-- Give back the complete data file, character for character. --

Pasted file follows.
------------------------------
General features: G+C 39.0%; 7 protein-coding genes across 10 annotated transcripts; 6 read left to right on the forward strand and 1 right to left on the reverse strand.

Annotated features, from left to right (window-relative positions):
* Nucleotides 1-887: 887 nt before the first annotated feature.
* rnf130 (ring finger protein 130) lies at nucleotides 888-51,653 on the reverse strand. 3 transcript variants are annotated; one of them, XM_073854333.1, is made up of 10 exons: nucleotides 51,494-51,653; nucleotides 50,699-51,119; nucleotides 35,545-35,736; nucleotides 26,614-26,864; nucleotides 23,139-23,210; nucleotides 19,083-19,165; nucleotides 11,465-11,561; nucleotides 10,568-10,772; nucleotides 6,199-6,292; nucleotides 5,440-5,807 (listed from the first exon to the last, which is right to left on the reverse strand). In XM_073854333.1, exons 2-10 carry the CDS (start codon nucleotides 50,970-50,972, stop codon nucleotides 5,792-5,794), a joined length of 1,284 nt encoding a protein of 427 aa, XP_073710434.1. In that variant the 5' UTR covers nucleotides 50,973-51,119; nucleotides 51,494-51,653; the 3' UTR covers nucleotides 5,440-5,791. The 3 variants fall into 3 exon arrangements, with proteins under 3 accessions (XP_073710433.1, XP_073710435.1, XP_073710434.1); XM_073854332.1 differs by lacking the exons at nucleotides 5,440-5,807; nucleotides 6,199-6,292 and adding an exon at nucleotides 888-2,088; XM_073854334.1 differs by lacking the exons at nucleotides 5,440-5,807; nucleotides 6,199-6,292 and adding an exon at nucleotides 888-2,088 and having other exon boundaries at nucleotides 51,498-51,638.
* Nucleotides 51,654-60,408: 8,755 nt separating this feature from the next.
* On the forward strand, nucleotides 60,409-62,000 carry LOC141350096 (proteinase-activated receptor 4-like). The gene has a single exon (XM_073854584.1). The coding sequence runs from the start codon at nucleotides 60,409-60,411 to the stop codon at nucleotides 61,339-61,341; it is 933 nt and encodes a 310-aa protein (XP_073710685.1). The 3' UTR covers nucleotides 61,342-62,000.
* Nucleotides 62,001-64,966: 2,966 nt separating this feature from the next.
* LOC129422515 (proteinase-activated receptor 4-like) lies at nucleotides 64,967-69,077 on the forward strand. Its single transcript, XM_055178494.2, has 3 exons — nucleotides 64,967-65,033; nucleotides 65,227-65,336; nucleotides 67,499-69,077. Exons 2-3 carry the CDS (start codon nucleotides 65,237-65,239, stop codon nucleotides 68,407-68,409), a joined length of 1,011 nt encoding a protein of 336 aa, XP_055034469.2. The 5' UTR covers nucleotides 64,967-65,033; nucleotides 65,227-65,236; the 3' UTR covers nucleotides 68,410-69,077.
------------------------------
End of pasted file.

General features: G+C 39.0%; 7 protein-coding genes across 10 annotated transcripts; 6 read left to right on the forward strand and 1 right to left on the reverse strand.

Annotated features, from left to right (window-relative positions):
* Nucleotides 1-887: 887 nt before the first annotated feature.
* rnf130 (ring finger protein 130) lies at nucleotides 888-51,653 on the reverse strand. 3 transcript variants are annotated; one of them, XM_073854333.1, is made up of 10 exons: nucleotides 51,494-51,653; nucleotides 50,699-51,119; nucleotides 35,545-35,736; nucleotides 26,614-26,864; nucleotides 23,139-23,210; nucleotides 19,083-19,165; nucleotides 11,465-11,561; nucleotides 10,568-10,772; nucleotides 6,199-6,292; nucleotides 5,440-5,807 (listed from the first exon to the last, which is right to left on the reverse strand). In XM_073854333.1, exons 2-10 carry the CDS (start codon nucleotides 50,970-50,972, stop codon nucleotides 5,792-5,794), a joined length of 1,284 nt encoding a protein of 427 aa, XP_073710434.1. In that variant the 5' UTR covers nucleotides 50,973-51,119; nucleotides 51,494-51,653; the 3' UTR covers nucleotides 5,440-5,791. The 3 variants fall into 3 exon arrangements, with proteins under 3 accessions (XP_073710433.1, XP_073710435.1, XP_073710434.1); XM_073854332.1 differs by lacking the exons at nucleotides 5,440-5,807; nucleotides 6,199-6,292 and adding an exon at nucleotides 888-2,088; XM_073854334.1 differs by lacking the exons at nucleotides 5,440-5,807; nucleotides 6,199-6,292 and adding an exon at nucleotides 888-2,088 and having other exon boundaries at nucleotides 51,498-51,638.
* Nucleotides 51,654-60,408: 8,755 nt separating this feature from the next.
* On the forward strand, nucleotides 60,409-62,000 carry LOC141350096 (proteinase-activated receptor 4-like). The gene has a single exon (XM_073854584.1). The coding sequence runs from the start codon at nucleotides 60,409-60,411 to the stop codon at nucleotides 61,339-61,341; it is 933 nt and encodes a 310-aa protein (XP_073710685.1). The 3' UTR covers nucleotides 61,342-62,000.
* Nucleotides 62,001-64,966: 2,966 nt separating this feature from the next.
* LOC129422515 (proteinase-activated receptor 4-like) lies at nucleotides 64,967-69,077 on the forward strand. Its single transcript, XM_055178494.2, has 3 exons — nucleotides 64,967-65,033; nucleotides 65,227-65,336; nucleotides 67,499-69,077. Exons 2-3 carry the CDS (start codon nucleotides 65,237-65,239, stop codon nucleotides 68,407-68,409), a joined length of 1,011 nt encoding a protein of 336 aa, XP_055034469.2. The 5' UTR covers nucleotides 64,967-65,033; nucleotides 65,227-65,236; the 3' UTR covers nucleotides 68,410-69,077.